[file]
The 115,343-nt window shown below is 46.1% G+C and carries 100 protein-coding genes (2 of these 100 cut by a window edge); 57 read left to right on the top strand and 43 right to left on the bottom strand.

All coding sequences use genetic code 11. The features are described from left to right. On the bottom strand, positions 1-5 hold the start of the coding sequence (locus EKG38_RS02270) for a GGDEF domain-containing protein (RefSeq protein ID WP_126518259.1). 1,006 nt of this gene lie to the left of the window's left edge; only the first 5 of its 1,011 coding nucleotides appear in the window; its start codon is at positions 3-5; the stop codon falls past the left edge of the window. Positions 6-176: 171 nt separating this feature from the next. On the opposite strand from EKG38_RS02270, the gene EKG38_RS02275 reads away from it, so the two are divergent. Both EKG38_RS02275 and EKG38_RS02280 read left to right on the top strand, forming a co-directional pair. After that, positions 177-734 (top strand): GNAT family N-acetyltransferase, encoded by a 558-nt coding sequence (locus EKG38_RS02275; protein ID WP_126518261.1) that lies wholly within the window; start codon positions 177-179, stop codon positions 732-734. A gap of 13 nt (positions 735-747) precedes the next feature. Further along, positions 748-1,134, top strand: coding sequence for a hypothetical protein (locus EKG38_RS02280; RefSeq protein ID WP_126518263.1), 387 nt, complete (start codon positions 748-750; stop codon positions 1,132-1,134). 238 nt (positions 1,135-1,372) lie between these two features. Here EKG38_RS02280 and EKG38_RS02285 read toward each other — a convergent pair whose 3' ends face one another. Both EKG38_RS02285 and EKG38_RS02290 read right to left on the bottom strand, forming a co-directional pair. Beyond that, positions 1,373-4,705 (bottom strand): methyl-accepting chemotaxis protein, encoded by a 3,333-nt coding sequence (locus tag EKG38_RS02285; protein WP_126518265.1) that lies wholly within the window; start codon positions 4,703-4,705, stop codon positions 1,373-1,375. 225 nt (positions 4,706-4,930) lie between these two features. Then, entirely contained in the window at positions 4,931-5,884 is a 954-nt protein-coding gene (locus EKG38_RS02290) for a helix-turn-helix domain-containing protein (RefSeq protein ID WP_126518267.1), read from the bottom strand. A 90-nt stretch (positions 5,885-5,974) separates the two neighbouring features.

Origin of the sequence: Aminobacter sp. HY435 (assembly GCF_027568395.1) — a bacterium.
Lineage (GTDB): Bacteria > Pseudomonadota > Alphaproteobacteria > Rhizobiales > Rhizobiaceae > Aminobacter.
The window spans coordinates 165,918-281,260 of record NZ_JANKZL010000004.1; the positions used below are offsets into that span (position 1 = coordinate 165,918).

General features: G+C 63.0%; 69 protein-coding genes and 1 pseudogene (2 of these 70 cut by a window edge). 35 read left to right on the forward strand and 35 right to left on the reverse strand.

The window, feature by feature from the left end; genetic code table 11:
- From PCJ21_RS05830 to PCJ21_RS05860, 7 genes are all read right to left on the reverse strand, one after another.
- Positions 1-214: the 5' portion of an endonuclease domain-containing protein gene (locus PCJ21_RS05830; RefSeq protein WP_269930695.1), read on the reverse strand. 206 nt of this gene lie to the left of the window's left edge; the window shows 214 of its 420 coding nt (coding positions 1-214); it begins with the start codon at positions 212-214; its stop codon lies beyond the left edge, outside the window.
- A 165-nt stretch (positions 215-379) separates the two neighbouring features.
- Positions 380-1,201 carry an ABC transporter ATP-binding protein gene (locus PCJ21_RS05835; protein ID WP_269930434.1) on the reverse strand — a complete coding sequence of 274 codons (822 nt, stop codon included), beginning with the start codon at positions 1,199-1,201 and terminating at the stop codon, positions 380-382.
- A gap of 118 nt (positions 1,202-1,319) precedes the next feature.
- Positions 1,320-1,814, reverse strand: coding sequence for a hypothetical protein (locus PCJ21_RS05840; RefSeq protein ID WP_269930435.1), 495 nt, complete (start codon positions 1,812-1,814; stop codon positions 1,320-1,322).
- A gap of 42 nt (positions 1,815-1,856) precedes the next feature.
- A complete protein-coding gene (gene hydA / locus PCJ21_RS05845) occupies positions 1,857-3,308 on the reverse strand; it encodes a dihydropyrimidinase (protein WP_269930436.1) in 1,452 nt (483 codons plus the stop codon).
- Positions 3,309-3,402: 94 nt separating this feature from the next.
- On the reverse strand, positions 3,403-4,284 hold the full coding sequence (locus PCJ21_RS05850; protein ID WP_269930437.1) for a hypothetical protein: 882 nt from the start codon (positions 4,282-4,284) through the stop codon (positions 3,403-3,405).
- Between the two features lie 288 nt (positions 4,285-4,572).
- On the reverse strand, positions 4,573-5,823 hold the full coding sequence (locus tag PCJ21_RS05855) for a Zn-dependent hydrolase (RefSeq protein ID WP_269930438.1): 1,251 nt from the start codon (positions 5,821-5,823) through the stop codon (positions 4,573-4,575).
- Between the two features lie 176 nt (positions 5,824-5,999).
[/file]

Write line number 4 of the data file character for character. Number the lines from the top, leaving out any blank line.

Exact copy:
Lineage (GTDB): Bacteria > Pseudomonadota > Alphaproteobacteria > Rhizobiales > Rhizobiaceae > Aminobacter.